Davis describes learning of Lincoln's death immediately after his arrival in Charlotte, writing: "I there received, at the moment of dismounting, a telegram from General Breckinridge, announcing, on information received from General Sherman, that President Lincoln had been assassinated."
Lincoln died April 15. Davis called the news "sad" and "evil." He decried revisionist history, which had already emerged, promulgated by a man "who invented the story of my having read the dispatch with exultation." The man was not present, said Davis, who called Lincoln's death "a great misfortune for the South."
The History of Mecklenburg County and the City of Charlotte
by textile magnate David Tompkins, published in Charlotte in 1903 and available in the Carolina Room, describes the arrival of Davis and the cabinet, accompanied by 1,000 cavalry. Davis went to a home, where he was to stay, at the corner of Fourth and Tryon. Tompkins wrote: "Before entering the house, a telegram was handed to him, and as he read it, he exclaimed "Can this be true? This is dreadful. It is horrible." Davis entered the home, handing the telegram to a Confederate colonel to read aloud.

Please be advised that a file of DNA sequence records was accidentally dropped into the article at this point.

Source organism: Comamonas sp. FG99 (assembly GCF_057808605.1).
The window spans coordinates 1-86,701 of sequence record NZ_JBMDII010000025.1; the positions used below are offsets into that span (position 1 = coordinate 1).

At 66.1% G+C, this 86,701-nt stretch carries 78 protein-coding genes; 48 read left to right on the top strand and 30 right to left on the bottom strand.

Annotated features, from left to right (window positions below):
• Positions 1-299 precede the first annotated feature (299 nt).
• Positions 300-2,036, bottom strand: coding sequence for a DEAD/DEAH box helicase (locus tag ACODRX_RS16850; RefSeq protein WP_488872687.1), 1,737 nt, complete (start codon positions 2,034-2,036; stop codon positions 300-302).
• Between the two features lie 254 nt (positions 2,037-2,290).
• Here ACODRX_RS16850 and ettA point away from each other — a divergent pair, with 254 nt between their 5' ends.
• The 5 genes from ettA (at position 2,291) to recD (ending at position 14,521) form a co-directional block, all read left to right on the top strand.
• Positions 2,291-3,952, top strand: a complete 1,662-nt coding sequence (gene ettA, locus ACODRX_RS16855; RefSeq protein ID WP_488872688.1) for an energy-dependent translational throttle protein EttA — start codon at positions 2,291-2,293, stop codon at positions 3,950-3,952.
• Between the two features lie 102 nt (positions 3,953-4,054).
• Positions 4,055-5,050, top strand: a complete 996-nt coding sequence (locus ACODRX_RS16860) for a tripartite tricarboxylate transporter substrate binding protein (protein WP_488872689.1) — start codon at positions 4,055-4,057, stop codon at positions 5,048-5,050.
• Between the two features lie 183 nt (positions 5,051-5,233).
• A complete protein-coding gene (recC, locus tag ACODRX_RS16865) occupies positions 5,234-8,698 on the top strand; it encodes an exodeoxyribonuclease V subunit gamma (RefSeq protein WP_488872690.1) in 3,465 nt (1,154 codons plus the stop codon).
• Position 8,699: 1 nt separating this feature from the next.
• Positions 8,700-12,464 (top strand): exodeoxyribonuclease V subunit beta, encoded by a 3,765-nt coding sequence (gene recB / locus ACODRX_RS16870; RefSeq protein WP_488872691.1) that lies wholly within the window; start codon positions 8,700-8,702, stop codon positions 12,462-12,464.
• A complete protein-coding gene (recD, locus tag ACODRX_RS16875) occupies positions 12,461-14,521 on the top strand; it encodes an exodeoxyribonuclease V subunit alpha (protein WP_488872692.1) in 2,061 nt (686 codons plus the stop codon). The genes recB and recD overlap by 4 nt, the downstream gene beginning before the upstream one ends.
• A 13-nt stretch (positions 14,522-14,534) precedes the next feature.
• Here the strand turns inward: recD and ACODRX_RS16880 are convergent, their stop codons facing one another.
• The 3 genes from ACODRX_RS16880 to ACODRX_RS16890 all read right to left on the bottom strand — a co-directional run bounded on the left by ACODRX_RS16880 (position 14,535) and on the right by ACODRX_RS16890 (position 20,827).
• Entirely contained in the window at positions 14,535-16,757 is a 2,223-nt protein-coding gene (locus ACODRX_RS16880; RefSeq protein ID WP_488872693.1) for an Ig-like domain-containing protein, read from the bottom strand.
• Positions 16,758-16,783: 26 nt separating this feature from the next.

"Confederate officials were hospitably entertained during their stay in the city," Tompkins wrote. Another book
The History of Mecklenburg County from 1740 to 1900
by J.B. Alexander, a doctor, was published in Charlotte 1902. It describes the last full meeting of the cabinet in the home of W.F. Phifer, a planter and slaveholder owner of a five-acre parcel bounded by Tryon and College streets near 12th Street.
"The last full meeting of the Confederate cabinet was held in the west room upstairs in the house," Tompkins wrote. "The cause of its meeting there was the fact that Mr. Trenholm, the secretary of the treasury, was ill and confined to his bed." At the April 26 meeting, George Trenholm tendered his resignation, Alexander wrote. Also in Charlotte, Attorney General George Davis asked to be relieved of his duties so he could be with his family. Thus, two or three subsequent cabinet meetings in South Carolina did not involve the full cabinet.
Another Charlotte link to the Confederacy is that between 1873 and 1935, Anna Morrison Jackson lived on Trade Street. Her home at 507 Trade Street became a gathering place for Confederate veterans. They "came to bewail the changes brought about by years under military government and Republican rule," wrote Kathy Neill Herron, in a 1997 biography of Morrison and her family. "Anna wisely eased their anger and concern by telling the veterans to look toward General Robert E. Lee as their example (as he) lived pliantly and without malice after the war."
One wonders what those veterans would have to say, were they to return to Charlotte during the convention.
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